Many corporations encourage collaboration and make it part of culture statements and annual performance reviews.
Cisco Systems, for example, defined collaboration as “working across boundaries, building teams, managing conflict, earning trust, and recognizing good performance,” part of the CLEAD performance management and development system.
Ability to collaborate develops in childhood and is associated with positive life outcomes, demonstrated in a two decade longitudinal study of more than 750 Americans from kindergarten into adulthood by Penn State’s Damon Jones, Mark Greenberg and Daniel Max Crowley.
They found that kindergartners whose teachers rated them highly on social competence dimensions including:
- Cooperates with peers without prompting,
- Helpful to others,
- Good at understanding feelings,
- Resolves problems on own, also had superior educational attainment, stable employment and housing, and no criminal record.
Although collaborative settings may boost honesty due to increased observability, accountability, University of Nottingham’s Ori Weisel and Shaul Shalvi of Ben-Gurion University of the Negev showed that collaboration among equals can trigger corruption by lying, misreporting, and exaggerating performance.
They experimentally evaluated performance between 280 partners on a die rolling task for which they earned cash.
Player A privately rolled a die and reported the result to player B, who then privately rolled and reported the result.
Both players were paid only if they both reported the same results — for example, if both reported rolling “6”, each earned €6.
Players tended to inflate potential profit by misreporting actual outcomes, demonstrated by the proportion of reported matches.
The probability of rolling the same number in each round was one in six, or an average of 3.33 times in 20 rounds.
However, teams reported an average of 16.3 matches—nearly five times the expected number, demonstrating likely misrepresentation to achieve financial payoff.
Participants also lied even when they did not benefit, provided their partner benefitted.
Wiesel and Shalvi explained that “people are willing to pay the moral cost of lying even if they don’t stand to get any material benefit—the only benefit is the joy of collaboration.”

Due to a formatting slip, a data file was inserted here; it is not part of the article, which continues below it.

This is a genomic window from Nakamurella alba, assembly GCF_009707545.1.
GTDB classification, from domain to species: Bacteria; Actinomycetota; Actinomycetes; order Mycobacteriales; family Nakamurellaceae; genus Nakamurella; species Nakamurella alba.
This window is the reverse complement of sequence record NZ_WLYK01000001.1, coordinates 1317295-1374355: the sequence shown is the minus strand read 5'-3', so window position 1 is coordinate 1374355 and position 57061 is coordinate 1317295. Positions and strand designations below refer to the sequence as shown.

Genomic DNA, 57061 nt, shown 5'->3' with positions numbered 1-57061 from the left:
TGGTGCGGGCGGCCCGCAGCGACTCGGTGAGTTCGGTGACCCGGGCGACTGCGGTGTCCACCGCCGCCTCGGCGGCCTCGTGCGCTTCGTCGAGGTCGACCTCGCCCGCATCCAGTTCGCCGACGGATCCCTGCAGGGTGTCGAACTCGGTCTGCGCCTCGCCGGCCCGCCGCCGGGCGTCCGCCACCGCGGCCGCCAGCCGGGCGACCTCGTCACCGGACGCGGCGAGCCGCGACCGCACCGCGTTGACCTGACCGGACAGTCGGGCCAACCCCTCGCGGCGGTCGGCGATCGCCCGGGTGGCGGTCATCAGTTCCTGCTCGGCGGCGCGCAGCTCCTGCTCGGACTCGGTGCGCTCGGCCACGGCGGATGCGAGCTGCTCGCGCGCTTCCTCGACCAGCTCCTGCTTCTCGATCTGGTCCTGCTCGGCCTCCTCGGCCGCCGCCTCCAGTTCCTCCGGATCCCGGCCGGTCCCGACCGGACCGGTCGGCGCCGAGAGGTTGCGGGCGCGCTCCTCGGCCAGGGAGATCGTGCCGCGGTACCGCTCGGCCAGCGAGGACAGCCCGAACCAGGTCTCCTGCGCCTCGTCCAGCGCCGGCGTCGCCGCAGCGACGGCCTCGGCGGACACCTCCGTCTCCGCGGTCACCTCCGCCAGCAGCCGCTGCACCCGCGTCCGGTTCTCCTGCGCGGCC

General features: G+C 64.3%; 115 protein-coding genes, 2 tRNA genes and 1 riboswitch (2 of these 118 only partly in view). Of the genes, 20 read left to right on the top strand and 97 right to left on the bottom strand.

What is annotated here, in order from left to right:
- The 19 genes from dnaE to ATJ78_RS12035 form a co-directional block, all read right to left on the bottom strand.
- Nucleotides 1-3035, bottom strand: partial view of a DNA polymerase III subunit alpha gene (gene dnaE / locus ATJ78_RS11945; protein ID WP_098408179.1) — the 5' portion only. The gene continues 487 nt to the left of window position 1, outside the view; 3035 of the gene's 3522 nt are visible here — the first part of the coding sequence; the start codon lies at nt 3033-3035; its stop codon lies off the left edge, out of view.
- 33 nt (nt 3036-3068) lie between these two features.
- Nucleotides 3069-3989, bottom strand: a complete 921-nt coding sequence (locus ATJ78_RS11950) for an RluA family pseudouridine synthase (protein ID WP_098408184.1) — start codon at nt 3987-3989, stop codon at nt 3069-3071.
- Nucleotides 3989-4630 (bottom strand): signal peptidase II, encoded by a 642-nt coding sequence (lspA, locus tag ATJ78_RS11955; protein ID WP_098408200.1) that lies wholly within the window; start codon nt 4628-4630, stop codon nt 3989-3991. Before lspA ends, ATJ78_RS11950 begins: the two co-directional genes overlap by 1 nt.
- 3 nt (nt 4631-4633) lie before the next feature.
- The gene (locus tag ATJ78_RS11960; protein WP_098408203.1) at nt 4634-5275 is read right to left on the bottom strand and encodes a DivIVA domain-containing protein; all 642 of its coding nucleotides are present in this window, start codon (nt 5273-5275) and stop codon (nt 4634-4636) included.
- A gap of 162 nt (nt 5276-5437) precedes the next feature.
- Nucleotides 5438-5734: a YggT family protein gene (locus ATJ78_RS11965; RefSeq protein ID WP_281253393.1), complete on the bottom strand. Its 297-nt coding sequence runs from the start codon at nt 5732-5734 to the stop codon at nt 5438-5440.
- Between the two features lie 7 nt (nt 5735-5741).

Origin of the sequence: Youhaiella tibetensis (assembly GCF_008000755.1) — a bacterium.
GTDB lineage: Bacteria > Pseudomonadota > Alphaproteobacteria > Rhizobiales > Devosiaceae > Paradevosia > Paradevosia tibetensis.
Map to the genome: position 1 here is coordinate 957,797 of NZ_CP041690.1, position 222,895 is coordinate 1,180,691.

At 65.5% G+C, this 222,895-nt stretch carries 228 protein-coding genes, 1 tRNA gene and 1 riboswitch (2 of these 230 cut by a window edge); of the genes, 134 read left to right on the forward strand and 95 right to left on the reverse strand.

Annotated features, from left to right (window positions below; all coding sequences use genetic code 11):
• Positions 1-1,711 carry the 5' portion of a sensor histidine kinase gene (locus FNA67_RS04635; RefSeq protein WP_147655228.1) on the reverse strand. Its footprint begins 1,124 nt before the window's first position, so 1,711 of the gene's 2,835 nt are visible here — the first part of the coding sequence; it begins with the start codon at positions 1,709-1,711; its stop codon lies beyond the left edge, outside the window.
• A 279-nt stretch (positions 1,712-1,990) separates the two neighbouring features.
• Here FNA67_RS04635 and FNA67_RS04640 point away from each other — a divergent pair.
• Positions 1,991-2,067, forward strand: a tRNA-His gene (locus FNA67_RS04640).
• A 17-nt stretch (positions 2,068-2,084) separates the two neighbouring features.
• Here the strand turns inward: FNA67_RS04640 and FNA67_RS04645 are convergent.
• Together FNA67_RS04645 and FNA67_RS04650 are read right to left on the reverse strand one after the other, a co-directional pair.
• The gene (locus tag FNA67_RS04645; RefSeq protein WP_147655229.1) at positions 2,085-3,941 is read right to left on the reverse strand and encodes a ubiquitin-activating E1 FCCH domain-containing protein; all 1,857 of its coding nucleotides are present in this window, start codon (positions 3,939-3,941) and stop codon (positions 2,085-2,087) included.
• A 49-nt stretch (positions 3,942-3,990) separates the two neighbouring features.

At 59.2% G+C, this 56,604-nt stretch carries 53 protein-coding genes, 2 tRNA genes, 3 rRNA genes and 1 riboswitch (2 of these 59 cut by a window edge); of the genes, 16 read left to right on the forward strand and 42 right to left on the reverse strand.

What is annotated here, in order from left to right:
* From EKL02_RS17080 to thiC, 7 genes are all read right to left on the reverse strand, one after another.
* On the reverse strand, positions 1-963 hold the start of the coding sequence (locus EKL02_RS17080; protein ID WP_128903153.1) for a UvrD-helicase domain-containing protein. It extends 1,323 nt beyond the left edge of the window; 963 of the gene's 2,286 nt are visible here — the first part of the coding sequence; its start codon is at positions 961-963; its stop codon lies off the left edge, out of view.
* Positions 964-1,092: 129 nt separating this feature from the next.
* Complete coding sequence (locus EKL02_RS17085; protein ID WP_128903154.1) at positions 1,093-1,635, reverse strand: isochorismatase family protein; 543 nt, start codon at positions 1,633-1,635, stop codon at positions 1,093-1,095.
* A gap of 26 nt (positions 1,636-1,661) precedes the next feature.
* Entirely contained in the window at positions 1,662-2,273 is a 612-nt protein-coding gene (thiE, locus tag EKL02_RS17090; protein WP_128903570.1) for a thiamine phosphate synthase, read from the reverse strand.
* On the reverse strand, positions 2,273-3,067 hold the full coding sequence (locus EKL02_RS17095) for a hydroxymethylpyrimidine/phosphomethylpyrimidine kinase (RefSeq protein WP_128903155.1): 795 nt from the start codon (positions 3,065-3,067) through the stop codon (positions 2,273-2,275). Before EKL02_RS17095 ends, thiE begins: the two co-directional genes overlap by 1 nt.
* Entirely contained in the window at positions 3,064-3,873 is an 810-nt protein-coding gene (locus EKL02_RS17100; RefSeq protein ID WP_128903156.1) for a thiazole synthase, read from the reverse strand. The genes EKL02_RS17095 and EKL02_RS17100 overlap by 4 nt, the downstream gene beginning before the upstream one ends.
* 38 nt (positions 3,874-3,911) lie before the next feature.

When partners’ payoffs were not aligned, they were less likely to inaccurately report performance.
This finding suggests that participants were more likely to engage in “corrupt collaboration” when lying was financially advantageous to themselves and their partners.
Lying, one component of “corrupt collaboration,” occurs many times each day, according to University of Massachusetts’ Robert Feldman.
In fact, he found that two people getting acquainted lied an average of three times in ten minutes.
However, lying may not be detected in collaborative situations.
Feldman asserts that “no single or even combination of verbal or nonverbal behaviors accurately indicate when a person is lying… Most people have no better than a coin-flip chance of telling a lie from the truth….And many of the cues we think are associated with lying are unrelated to deception.”
This view is more pessimistic than Paul Ekman’s contention that lying can be detected.
Besides being potentially difficult to detect in collaborative situations, lying can be contagious.
For example, volunteers were more likely to engage in their own deceptive behavior toward others as a result of being duped, in research by Purdue’s James M. Tyler, Robert S. Feldman of University of Massachusetts with Andreas Reichert of University of Konstanz.
Corrupt collaboration practices like lying may persist due to financial and other benefits.
In fact, people who lie also demonstrated more confidence, higher achievement goals, positive affect, and composure during a stressful mock job interview scenario by Harvard’s Greg Willard and Richard Gramzow of Syracuse University.
However, when liars knew that their embellishments would be verified, their performance – and their prevarications – were reduced over time.
This finding suggests that visible monitoring seem to curb the potential downsides of collaboration in the workplace.
Despite collaboration’s purported positive effects on innovation, this teamwork approach can be accompanied by a side effect of enabling willful and reckless “corruption”, lying, and exaggeration.
However, this darker side of collaboration can be reduced by verifying the trust instilled in others.
-*How have you maximized the benefit of collaboration and team work while reducing the likelihood of developing “corrupt collaboration”?
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Blog: – Kathryn Welds | Curated Research and Commentary
Gary W. Kelly wrote:
In the 1980s Tom Peters wrote of a technique–management by walking about. He suggests that managers should walk about the workplace as a regular part of their work. I used the technique myself while managing a group of young people, and found it extremely helpful. One learns much by simply being present, and the interest one takes in the employees, their work, and their goals, has its own dividend. It helped me to understand any issues that were arising–conflicts, or misunderstandings.
This should be done so frequently that the employees feel one is a fixture. They should be relaxed, and able to express themselves, so that emotions are aired before they generate reactions that are more difficult to mediate. It was a good test, as these young people had little prior work history, so did not have prior experience to guide their behaviors.
Kathryn Welds replied:
Thanks so much for the reminder of MBWO – Management By Walking Around. Here’s an empirical study by Anita Tucker and Sara Singer of Harvard that validates the practice – http://www.hbs.edu/faculty/Publication%20Files/12-113_9a2bc5e8-2f70-4288-bb88-aeb2de49e955.pdf